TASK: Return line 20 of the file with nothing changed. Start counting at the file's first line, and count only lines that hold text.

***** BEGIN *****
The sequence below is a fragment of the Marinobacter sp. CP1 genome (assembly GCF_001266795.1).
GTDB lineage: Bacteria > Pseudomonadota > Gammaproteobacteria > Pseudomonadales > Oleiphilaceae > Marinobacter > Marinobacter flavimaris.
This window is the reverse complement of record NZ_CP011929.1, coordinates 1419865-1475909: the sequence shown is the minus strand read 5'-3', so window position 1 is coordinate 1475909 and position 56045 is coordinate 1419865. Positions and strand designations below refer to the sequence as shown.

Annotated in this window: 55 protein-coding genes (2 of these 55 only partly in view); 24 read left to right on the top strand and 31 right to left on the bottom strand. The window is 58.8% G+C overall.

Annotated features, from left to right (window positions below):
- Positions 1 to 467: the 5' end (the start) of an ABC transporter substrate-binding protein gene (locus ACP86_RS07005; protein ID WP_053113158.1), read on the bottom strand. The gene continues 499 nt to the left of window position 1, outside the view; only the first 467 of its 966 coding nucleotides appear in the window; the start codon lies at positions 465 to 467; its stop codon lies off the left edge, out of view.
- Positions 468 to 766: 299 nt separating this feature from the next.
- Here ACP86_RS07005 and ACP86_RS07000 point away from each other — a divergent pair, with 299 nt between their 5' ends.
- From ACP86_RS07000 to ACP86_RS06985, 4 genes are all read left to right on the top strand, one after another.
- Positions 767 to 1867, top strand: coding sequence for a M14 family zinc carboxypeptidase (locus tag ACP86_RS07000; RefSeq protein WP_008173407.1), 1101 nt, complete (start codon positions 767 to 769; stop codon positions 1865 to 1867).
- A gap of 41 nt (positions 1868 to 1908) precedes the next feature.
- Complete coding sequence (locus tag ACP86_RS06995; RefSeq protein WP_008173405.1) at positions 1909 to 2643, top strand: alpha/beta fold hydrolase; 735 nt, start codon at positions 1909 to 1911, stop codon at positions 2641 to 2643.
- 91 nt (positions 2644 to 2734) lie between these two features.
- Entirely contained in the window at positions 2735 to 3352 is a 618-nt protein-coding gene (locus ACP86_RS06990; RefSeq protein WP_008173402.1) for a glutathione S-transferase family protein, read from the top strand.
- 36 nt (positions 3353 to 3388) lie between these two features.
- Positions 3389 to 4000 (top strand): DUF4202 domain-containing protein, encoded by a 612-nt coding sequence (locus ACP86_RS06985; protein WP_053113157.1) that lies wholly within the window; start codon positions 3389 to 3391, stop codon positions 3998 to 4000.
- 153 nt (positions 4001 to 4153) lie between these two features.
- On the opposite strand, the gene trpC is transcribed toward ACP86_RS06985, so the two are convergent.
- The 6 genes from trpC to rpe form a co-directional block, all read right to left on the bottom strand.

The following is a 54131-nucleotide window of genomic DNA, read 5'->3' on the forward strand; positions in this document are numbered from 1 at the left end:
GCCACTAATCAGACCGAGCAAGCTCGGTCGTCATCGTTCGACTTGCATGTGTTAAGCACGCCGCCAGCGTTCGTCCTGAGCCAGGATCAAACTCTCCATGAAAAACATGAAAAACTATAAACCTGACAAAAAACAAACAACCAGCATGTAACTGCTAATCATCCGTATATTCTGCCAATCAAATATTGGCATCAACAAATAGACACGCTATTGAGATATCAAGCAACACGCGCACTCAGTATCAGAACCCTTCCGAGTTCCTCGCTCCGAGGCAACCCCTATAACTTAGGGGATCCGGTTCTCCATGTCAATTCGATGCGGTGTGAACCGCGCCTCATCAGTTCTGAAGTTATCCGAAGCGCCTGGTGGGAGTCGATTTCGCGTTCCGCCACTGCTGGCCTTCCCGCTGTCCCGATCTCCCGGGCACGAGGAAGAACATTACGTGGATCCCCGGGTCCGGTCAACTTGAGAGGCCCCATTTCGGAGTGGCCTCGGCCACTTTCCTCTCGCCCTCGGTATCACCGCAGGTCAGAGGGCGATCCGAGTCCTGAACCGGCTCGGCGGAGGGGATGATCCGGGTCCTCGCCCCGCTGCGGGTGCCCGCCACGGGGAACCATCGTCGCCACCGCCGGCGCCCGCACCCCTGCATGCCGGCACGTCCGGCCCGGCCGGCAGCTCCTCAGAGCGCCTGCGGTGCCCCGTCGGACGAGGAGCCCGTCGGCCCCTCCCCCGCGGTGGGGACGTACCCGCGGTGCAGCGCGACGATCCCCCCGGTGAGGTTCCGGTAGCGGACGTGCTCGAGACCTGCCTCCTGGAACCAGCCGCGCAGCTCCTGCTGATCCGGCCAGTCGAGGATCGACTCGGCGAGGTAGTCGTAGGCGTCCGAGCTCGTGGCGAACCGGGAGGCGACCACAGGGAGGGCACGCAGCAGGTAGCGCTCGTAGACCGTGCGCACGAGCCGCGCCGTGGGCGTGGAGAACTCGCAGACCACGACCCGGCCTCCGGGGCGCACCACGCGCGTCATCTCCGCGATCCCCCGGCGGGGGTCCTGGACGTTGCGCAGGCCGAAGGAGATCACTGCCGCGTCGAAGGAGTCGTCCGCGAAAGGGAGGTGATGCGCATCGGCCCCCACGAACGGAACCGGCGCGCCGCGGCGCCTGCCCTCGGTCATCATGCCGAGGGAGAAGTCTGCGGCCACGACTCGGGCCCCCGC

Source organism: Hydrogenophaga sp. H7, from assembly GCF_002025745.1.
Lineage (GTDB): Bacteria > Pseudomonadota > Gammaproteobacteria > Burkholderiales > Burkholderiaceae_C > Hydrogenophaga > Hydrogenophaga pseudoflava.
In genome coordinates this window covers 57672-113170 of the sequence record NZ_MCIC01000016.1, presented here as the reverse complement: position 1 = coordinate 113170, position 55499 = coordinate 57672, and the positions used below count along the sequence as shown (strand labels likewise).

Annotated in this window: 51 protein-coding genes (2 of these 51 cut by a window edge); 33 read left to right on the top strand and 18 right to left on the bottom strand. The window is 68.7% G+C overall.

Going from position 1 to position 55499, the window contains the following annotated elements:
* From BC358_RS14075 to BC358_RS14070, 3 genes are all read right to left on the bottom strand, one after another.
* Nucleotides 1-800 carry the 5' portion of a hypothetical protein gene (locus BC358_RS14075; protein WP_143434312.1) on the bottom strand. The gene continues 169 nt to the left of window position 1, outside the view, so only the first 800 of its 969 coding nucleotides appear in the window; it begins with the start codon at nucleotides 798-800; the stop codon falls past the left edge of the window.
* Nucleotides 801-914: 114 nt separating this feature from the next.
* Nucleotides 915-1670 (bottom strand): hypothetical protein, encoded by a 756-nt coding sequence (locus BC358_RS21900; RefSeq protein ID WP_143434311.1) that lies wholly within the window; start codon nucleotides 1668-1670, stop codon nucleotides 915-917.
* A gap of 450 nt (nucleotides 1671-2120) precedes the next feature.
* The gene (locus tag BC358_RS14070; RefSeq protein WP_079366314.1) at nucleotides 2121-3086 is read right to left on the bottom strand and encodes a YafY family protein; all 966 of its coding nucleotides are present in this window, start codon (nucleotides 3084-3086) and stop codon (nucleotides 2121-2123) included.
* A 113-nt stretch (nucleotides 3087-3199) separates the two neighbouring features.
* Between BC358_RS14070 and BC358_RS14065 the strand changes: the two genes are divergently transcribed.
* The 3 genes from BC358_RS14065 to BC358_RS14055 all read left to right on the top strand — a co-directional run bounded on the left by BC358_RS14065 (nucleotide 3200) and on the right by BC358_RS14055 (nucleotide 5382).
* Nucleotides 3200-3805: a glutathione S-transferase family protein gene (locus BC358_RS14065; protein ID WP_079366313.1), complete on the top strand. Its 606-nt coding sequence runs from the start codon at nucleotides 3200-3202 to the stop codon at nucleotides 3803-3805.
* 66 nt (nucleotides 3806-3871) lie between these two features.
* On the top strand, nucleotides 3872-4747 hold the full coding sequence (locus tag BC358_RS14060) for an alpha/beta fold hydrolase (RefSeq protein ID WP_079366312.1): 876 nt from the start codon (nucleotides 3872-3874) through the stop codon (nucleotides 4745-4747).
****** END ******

The following is a 54131-nucleotide window of genomic DNA, read 5'->3' on the forward strand; positions in this document are numbered from 1 at the left end: